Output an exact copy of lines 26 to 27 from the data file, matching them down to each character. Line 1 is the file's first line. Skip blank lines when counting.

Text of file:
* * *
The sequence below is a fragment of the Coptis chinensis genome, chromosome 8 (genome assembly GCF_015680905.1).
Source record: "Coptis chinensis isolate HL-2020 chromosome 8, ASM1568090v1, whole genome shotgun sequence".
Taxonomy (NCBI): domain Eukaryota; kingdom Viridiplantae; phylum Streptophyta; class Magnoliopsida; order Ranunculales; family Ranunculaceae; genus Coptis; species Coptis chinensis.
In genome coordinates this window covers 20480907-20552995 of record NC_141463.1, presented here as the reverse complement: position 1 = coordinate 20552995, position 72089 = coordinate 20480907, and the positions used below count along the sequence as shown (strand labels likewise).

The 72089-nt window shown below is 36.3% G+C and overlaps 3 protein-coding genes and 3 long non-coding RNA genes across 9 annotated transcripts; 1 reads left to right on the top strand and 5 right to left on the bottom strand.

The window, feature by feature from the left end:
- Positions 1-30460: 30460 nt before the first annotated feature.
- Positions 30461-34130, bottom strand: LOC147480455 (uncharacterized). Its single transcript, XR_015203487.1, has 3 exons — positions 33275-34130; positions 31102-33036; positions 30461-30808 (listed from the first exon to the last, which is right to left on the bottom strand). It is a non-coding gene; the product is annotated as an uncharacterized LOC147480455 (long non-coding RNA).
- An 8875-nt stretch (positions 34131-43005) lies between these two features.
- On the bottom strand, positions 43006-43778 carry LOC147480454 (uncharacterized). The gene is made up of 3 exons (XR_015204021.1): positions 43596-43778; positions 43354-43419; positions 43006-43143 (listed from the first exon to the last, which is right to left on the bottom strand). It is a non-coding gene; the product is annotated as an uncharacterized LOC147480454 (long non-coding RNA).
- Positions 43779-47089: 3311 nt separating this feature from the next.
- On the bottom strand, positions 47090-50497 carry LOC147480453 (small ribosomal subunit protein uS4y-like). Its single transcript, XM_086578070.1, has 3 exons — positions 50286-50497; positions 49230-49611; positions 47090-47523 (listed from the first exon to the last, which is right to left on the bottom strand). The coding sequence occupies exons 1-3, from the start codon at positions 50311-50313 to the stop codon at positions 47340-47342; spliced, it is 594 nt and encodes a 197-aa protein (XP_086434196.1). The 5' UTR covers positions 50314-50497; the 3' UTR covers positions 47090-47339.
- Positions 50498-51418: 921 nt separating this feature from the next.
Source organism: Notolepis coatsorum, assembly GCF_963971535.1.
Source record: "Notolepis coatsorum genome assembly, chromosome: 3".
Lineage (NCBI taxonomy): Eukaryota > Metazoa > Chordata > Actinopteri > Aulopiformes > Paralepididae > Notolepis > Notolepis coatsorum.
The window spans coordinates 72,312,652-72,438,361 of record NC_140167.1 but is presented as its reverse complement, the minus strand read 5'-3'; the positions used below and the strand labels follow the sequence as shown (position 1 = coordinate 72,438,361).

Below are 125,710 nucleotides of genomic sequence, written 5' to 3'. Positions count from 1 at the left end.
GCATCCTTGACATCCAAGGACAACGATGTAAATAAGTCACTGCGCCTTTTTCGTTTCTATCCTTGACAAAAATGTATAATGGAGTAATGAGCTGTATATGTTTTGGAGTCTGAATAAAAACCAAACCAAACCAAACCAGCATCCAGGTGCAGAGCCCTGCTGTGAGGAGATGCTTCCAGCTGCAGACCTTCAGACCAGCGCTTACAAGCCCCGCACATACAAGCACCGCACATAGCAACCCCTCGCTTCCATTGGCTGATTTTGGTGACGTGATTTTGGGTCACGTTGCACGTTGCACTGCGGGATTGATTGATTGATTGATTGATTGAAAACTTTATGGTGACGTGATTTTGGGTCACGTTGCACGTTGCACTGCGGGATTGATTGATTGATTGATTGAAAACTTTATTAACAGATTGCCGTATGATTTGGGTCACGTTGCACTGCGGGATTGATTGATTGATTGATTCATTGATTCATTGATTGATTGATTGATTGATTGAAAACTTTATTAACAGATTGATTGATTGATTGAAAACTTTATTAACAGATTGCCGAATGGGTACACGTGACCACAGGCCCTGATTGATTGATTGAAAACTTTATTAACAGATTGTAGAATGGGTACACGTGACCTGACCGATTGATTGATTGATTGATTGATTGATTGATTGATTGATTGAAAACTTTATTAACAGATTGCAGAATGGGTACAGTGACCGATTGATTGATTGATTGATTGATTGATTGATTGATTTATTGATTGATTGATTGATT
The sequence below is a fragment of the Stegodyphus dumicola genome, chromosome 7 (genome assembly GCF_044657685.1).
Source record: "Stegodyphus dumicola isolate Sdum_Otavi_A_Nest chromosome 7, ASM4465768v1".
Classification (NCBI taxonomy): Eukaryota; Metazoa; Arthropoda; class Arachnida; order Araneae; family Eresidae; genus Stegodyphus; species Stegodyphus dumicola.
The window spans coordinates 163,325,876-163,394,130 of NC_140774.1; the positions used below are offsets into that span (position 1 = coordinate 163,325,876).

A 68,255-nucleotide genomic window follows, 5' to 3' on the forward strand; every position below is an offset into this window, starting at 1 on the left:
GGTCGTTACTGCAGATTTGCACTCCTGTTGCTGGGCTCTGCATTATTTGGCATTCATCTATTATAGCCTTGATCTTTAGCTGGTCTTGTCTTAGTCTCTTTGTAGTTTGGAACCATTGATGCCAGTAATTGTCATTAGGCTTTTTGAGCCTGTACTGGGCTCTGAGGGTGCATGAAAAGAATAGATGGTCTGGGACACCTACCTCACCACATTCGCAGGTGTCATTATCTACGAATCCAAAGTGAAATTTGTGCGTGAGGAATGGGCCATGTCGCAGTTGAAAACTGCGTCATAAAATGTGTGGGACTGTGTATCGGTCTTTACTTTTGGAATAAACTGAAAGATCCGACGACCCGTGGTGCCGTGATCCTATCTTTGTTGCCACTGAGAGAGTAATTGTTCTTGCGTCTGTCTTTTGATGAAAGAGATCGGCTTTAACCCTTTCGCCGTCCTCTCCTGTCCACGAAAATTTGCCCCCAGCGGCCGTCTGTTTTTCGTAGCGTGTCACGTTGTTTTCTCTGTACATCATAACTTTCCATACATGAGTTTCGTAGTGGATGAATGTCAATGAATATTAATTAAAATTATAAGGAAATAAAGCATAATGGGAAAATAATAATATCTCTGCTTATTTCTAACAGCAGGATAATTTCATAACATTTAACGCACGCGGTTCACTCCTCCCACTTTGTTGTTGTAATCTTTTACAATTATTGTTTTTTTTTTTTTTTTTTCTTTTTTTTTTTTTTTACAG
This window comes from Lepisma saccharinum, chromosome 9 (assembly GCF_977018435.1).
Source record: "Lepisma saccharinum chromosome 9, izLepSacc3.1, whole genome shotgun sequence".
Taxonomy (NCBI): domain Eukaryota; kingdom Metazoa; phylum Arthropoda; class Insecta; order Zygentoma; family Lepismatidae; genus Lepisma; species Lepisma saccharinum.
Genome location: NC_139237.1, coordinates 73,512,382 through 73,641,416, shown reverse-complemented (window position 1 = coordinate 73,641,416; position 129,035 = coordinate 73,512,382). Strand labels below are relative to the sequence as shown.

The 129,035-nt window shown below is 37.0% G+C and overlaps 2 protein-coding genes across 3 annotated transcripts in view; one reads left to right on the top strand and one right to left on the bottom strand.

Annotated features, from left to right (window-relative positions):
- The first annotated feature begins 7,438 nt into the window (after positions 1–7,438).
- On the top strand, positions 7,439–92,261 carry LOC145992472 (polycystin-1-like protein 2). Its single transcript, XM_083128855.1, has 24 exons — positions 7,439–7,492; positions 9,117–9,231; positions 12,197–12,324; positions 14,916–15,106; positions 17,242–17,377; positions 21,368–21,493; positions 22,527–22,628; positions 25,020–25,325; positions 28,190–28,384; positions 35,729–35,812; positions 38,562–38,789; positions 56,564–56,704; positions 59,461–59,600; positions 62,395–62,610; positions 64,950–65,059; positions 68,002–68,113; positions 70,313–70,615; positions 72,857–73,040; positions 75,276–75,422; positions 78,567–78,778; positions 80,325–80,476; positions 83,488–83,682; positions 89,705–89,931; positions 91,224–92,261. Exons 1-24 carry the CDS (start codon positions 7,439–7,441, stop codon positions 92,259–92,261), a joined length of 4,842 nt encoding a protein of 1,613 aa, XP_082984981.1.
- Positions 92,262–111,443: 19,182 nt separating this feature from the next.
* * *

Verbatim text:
This window comes from Lepisma saccharinum, chromosome 9 (assembly GCF_977018435.1).
Source record: "Lepisma saccharinum chromosome 9, izLepSacc3.1, whole genome shotgun sequence".